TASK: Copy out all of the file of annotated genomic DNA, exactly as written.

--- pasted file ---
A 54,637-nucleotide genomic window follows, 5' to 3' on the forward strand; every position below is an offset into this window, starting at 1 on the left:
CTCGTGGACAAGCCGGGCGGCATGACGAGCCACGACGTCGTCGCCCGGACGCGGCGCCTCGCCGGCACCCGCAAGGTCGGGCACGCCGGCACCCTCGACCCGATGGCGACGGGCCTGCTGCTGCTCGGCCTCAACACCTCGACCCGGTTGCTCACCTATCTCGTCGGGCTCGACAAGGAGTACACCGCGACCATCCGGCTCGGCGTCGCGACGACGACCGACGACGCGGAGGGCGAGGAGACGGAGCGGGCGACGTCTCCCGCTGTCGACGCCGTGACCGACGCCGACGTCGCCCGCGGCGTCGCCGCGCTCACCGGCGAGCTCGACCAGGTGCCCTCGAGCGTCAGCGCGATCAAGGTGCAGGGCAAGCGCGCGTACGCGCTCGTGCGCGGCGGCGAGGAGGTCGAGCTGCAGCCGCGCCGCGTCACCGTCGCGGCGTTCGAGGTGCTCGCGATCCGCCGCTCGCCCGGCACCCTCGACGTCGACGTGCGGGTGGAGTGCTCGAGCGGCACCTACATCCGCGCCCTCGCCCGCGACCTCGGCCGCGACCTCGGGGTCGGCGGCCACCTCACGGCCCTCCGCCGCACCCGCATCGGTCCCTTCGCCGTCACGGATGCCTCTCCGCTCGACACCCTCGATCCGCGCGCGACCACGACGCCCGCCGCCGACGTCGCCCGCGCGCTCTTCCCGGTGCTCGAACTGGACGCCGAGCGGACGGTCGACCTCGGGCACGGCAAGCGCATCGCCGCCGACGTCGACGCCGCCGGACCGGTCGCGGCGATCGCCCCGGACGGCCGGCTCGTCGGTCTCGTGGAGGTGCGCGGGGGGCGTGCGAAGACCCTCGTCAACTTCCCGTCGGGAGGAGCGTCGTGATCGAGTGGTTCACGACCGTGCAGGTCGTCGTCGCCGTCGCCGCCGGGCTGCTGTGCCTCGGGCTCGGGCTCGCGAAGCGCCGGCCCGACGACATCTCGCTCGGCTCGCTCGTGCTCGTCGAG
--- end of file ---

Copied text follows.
A 54,637-nucleotide genomic window follows, 5' to 3' on the forward strand; every position below is an offset into this window, starting at 1 on the left:
CTCGTGGACAAGCCGGGCGGCATGACGAGCCACGACGTCGTCGCCCGGACGCGGCGCCTCGCCGGCACCCGCAAGGTCGGGCACGCCGGCACCCTCGACCCGATGGCGACGGGCCTGCTGCTGCTCGGCCTCAACACCTCGACCCGGTTGCTCACCTATCTCGTCGGGCTCGACAAGGAGTACACCGCGACCATCCGGCTCGGCGTCGCGACGACGACCGACGACGCGGAGGGCGAGGAGACGGAGCGGGCGACGTCTCCCGCTGTCGACGCCGTGACCGACGCCGACGTCGCCCGCGGCGTCGCCGCGCTCACCGGCGAGCTCGACCAGGTGCCCTCGAGCGTCAGCGCGATCAAGGTGCAGGGCAAGCGCGCGTACGCGCTCGTGCGCGGCGGCGAGGAGGTCGAGCTGCAGCCGCGCCGCGTCACCGTCGCGGCGTTCGAGGTGCTCGCGATCCGCCGCTCGCCCGGCACCCTCGACGTCGACGTGCGGGTGGAGTGCTCGAGCGGCACCTACATCCGCGCCCTCGCCCGCGACCTCGGCCGCGACCTCGGGGTCGGCGGCCACCTCACGGCCCTCCGCCGCACCCGCATCGGTCCCTTCGCCGTCACGGATGCCTCTCCGCTCGACACCCTCGATCCGCGCGCGACCACGACGCCCGCCGCCGACGTCGCCCGCGCGCTCTTCCCGGTGCTCGAACTGGACGCCGAGCGGACGGTCGACCTCGGGCACGGCAAGCGCATCGCCGCCGACGTCGACGCCGCCGGACCGGTCGCGGCGATCGCCCCGGACGGCCGGCTCGTCGGTCTCGTGGAGGTGCGCGGGGGGCGTGCGAAGACCCTCGTCAACTTCCCGTCGGGAGGAGCGTCGTGATCGAGTGGTTCACGACCGTGCAGGTCGTCGTCGCCGTCGCCGCCGGGCTGCTGTGCCTCGGGCTCGGGCTCGCGAAGCGCCGGCCCGACGACATCTCGCTCGGCTCGCTCGTGCTCGTCGAG